January 2017 News
Mehbooba Mufti Slams Those Opposing Return Of Kashmiri Pandits16 January 2017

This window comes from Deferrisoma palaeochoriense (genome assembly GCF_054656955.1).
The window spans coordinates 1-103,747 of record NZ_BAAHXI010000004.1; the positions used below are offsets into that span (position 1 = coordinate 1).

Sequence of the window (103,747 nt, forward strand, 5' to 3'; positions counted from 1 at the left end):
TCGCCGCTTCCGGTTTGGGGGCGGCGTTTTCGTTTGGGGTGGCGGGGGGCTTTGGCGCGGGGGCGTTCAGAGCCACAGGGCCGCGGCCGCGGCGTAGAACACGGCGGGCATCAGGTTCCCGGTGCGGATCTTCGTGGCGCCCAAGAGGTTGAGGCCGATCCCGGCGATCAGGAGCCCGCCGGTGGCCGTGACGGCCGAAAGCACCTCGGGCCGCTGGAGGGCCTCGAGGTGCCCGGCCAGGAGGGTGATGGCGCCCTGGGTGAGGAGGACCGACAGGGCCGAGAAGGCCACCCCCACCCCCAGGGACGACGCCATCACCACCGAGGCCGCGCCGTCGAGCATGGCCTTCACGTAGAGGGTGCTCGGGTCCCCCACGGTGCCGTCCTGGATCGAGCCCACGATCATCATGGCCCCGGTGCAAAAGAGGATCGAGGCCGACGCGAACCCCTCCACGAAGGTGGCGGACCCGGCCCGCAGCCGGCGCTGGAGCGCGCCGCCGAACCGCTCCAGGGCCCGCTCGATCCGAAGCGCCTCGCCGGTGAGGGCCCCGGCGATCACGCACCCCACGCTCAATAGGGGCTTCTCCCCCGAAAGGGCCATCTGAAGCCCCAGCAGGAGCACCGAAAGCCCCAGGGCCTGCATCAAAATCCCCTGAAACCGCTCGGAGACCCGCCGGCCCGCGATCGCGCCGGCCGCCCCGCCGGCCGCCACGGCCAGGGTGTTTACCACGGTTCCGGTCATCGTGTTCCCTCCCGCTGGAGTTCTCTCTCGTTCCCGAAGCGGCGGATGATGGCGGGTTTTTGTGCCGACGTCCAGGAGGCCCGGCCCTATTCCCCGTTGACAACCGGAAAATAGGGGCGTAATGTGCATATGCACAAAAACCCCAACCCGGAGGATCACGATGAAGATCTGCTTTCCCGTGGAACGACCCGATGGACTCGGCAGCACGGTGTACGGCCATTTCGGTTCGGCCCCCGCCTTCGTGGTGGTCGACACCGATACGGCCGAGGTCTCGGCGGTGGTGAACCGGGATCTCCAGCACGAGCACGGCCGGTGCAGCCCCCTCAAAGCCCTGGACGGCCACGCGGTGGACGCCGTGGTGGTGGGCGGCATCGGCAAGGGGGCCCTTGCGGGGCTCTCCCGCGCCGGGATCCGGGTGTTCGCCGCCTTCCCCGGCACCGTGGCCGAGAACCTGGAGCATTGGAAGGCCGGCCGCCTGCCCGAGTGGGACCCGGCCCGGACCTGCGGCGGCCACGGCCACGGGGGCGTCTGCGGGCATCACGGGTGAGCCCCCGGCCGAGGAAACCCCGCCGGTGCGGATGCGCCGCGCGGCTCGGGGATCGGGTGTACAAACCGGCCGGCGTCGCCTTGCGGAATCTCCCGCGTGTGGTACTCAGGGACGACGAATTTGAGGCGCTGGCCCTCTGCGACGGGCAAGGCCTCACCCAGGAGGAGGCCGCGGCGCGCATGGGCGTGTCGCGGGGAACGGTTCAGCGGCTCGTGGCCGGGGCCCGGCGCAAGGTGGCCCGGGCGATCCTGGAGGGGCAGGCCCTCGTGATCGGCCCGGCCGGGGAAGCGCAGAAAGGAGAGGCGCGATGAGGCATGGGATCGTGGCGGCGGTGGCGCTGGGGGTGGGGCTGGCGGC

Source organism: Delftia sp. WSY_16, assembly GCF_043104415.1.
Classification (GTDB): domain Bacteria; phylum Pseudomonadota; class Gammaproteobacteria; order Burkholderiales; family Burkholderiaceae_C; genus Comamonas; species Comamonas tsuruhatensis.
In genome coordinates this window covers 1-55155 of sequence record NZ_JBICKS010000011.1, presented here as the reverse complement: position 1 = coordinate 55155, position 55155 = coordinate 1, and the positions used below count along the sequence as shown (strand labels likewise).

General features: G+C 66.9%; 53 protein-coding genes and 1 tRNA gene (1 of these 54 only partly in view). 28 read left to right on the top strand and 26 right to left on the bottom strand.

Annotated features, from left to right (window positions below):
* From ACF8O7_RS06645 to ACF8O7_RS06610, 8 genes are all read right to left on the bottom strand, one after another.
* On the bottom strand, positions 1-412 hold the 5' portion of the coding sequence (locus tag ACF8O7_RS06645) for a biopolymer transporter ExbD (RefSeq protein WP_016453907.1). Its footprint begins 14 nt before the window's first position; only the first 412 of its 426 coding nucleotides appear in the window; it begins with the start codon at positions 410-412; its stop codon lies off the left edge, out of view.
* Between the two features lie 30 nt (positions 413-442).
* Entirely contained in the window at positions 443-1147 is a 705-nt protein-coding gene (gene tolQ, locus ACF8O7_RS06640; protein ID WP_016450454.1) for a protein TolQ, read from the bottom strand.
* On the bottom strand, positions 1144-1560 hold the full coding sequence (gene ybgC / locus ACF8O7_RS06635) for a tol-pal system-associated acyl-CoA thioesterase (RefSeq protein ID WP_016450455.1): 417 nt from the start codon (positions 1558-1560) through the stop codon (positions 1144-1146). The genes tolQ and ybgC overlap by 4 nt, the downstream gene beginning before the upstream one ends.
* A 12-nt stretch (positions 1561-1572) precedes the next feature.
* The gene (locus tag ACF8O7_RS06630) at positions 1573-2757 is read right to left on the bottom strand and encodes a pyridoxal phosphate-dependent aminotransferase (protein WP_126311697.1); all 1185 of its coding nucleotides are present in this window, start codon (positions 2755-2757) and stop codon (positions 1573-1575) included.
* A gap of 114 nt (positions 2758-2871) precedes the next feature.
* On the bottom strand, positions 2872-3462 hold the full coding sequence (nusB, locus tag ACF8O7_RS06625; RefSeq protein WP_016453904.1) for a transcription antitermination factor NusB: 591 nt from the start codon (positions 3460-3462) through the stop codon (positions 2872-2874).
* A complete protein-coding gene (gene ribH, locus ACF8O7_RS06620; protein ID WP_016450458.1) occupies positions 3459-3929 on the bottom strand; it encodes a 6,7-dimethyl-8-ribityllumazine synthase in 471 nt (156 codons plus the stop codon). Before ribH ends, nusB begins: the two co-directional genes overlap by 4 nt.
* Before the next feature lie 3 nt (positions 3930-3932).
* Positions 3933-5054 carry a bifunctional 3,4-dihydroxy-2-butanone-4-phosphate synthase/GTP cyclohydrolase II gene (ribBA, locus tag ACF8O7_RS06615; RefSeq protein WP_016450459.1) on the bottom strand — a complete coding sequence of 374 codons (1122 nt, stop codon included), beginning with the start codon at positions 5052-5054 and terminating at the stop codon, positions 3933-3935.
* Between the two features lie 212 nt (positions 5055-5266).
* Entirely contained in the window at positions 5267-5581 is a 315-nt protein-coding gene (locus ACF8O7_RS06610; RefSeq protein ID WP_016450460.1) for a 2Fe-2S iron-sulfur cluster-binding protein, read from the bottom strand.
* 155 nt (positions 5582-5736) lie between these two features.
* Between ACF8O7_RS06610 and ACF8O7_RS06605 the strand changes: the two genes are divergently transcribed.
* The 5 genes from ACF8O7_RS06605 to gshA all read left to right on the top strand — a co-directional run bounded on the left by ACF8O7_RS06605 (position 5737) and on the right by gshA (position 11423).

Jammu: Slamming those opposed to setting up of transit accommodation for Kashmiri Pandits in the valley, Chief Minister Mehbooba Mufti on Monday questioned how the return of 'our people' could bring about a demographic change. 'They (separatists and others opposed) are saying that if the Kashmiri Pandits comes back it will be demographic change. How is it a demographic change? 'Those who have taught us, lived and grown up with us and in whose homes we used to eat food and those who are an inseparable part of our culture, what demographic change will there be if they return back to Kashmir? I fail to understand this logic,' Mehbooba said while winding up the discussion on Motion of Thanks to the Governor's Address in Legislative Council here. Though she did not name any party or group, Mehbooba was clearly referring to the separatists and some mainstream political parties which are opposing setting up of transit accommodation for Kashmiri pandits as part of their return to the Valley from which they were forced out in 1990. 'Our people want to come back and we say this is demographic change. They want to live in transit accommodation and we say that this is demographic change. This is absolutely wrong. It is not Kashmiriyat. And the true spirits of the real Kashmiriyat need to be revived again in the Valley. 'We need to work unitedly and together for this cause and without it there is no alternative,' Mehbooba said. She said during the past 25-30 years, 'we have suffered huge loss of lives and property in the turmoil. The composite culture has received a setback. The composite culture of the tolling of bells of temple (on Hari Parbat hills) and prayers at Makhdoom Sahib's Ziarat and the 'path' (Sikh prayers) from the Gurudwara - I don't know what has happened to this culture. An unpredictable atmosphere has been created.' The Chief Minister said Jammu has become an example of Kashmiriyat as it has provided a home to all the people of Kashmir, including Kashmiri Pandits, Kashmir Muslims and Kashmiri Sikhs. 'I feel that Jammu has become Kashmir today (with regard to composite culture) and Kashmir has reached somewhere else. In Kashmir, Kashmiris do not have any sign of happiness on their faces, but when they reach Jammu, I feel they are alive. The people of Jammu have adopted the true culture of Kashmir (Kashmiriyat),' she said. 'But when the government talks about taking back Kashmiri Pandits to Valley and honourably rehabilitating them there, then an issue has been created,' she said. 'Forget about others even the mainstream people talk about demographic change. We should stop raking up the issue of demographic changes repeatedly. It is not Kashmiriyat,' the Chief Minister said. She said such things may be happening in Afghanistan, Syria and in Iraq, where guns rule the roost 'but this is not the culture of our Kashmir'.